My WordPress Origin Story

Today, May 27th 2023, is the 20th birthday of the WordPress open source platform. To celebrate, the WordPress community is doing a 20 day campaign encouraging sharing of everything from WordPress origin stories to WordPress wish lists.

I’m going to attempt to complete the full 20 day challenge, albeit starting on the #WP20 anniversary instead of ending today!

So without further ado, here is my WordPress origin story, for anyone who finds it of interest. Happy Birthday, WordPress!

2016: 1 Year BWP (Before WordPress)

It was 2016 and I was having the best time (professionally) learning and playing with SQL (thanks to my employer at the time, Fortescue Metals Group) while simultaneously experiencing one of the worst periods of my life with regards to my mental health (thanks to a legal battle with a former business partner). At work, I was thrown in the deep end in 2015 learning how to be a product owner for the software development team and I had loved every minute of it. I’ve always been passionate about data, and being able to learn from the phenomenally smart humans I worked with in both the development and engineering teams was something I’m still immensely grateful for.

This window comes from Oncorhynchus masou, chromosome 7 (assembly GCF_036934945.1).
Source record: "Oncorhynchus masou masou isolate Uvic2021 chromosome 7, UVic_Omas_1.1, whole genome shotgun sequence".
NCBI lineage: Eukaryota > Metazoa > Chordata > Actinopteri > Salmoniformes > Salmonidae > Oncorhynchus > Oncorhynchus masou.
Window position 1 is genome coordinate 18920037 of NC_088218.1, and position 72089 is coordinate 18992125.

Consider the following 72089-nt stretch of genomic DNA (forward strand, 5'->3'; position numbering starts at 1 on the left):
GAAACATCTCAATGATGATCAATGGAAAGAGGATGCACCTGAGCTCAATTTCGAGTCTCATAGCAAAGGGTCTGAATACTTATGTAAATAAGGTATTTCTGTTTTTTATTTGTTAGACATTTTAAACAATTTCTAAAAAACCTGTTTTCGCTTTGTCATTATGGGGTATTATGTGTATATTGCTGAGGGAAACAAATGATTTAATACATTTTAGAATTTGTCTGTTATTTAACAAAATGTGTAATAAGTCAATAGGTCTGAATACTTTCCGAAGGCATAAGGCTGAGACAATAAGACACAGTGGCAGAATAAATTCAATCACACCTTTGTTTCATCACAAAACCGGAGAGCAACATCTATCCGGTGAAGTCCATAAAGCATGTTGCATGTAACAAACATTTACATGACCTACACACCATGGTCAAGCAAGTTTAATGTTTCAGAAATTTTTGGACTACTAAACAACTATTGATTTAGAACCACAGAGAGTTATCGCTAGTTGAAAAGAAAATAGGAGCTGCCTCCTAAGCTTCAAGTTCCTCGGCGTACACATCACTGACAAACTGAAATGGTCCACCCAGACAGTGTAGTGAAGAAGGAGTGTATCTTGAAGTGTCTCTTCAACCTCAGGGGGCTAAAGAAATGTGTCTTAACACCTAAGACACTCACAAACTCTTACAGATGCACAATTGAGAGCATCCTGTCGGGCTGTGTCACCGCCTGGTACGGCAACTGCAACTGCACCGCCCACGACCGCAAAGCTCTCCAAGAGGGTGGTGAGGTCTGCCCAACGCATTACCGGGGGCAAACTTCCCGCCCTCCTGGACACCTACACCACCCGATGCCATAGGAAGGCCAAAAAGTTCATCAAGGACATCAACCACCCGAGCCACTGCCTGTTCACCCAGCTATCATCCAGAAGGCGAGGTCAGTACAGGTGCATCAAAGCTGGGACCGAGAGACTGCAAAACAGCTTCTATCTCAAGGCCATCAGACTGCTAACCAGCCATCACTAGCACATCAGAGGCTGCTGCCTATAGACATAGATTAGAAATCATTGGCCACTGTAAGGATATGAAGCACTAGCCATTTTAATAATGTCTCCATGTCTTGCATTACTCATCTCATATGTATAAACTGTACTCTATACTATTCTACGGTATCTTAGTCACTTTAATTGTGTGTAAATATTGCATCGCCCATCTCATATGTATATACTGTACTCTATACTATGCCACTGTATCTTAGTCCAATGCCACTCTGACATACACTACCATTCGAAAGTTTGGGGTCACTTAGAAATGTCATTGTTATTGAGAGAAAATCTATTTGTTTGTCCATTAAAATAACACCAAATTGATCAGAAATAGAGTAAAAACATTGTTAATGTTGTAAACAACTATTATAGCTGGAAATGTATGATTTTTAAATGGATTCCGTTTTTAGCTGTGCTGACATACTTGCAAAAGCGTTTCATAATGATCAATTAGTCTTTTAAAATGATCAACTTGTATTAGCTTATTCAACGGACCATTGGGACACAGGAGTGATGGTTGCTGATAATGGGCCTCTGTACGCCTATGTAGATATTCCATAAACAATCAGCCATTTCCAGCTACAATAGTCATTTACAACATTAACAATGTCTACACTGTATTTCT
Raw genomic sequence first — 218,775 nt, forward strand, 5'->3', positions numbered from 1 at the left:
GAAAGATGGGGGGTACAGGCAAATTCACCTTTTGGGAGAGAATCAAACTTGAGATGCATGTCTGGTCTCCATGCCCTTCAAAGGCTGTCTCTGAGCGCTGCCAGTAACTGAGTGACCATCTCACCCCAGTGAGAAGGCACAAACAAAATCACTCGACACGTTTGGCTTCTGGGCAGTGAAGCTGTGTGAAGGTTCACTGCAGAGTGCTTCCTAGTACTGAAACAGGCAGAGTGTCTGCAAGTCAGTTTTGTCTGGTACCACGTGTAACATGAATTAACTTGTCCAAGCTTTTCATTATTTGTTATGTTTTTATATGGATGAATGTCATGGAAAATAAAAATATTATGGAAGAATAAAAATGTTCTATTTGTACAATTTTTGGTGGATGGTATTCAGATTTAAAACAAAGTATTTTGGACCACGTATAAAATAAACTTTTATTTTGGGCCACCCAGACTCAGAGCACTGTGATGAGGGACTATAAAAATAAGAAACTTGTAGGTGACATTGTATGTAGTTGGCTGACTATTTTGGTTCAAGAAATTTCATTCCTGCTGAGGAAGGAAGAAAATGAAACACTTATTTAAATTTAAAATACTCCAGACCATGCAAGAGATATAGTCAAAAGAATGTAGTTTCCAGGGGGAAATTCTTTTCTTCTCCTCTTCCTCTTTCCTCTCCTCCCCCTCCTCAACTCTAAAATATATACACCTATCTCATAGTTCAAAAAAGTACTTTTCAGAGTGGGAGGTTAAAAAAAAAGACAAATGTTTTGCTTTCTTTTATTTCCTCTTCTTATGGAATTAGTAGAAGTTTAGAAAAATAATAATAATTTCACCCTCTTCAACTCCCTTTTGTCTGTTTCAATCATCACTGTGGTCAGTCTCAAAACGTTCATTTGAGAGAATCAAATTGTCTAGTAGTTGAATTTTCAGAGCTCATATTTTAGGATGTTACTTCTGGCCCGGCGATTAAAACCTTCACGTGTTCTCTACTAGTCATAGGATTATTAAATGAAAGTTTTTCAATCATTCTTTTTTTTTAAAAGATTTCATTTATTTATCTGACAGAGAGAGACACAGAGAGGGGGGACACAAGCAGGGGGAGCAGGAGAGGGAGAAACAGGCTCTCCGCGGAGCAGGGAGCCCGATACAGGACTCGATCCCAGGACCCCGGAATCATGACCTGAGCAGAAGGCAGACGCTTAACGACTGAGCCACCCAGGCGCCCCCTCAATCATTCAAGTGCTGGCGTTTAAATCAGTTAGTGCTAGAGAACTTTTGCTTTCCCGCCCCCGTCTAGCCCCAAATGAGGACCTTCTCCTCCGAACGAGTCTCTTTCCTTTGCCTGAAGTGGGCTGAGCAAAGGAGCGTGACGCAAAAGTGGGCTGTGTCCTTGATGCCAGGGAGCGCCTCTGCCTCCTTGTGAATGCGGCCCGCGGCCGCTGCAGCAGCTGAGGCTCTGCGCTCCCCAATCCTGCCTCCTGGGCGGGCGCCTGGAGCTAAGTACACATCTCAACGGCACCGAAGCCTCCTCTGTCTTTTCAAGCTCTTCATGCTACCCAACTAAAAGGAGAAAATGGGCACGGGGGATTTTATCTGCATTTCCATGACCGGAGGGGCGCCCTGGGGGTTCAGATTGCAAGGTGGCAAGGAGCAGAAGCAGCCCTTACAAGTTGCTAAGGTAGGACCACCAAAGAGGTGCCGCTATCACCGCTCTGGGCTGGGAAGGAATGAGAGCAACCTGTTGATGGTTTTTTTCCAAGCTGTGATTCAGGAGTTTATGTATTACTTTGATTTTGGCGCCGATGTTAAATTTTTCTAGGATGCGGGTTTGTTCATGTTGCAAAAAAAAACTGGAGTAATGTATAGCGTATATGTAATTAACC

Unfortunately, as the year came to a close I found myself faced with a choice – I could go back to working on site in my old job as a metallurgical engineer, or I could take the opportunity to part ways with the mining industry and pursue my newfound passion for creating cool stuff with tech.

For anyone that has met me in the past five years you already know what my choice was, but I promise you it was not easy to give up a lucrative career working as an engineer in the mining industry to start my own business!

2017: A Year of Discovery

My old mentor used to have a saying that he recited every chance he got:

“In god we trust. Every other #&%er must show data.”

– My former mentor

It’s not an original saying but it was new to me, and something that I embraced as a personal motto and continue to live by to this day. So when I left behind the mining industry to start my own consulting business, you can bet that I researched everything!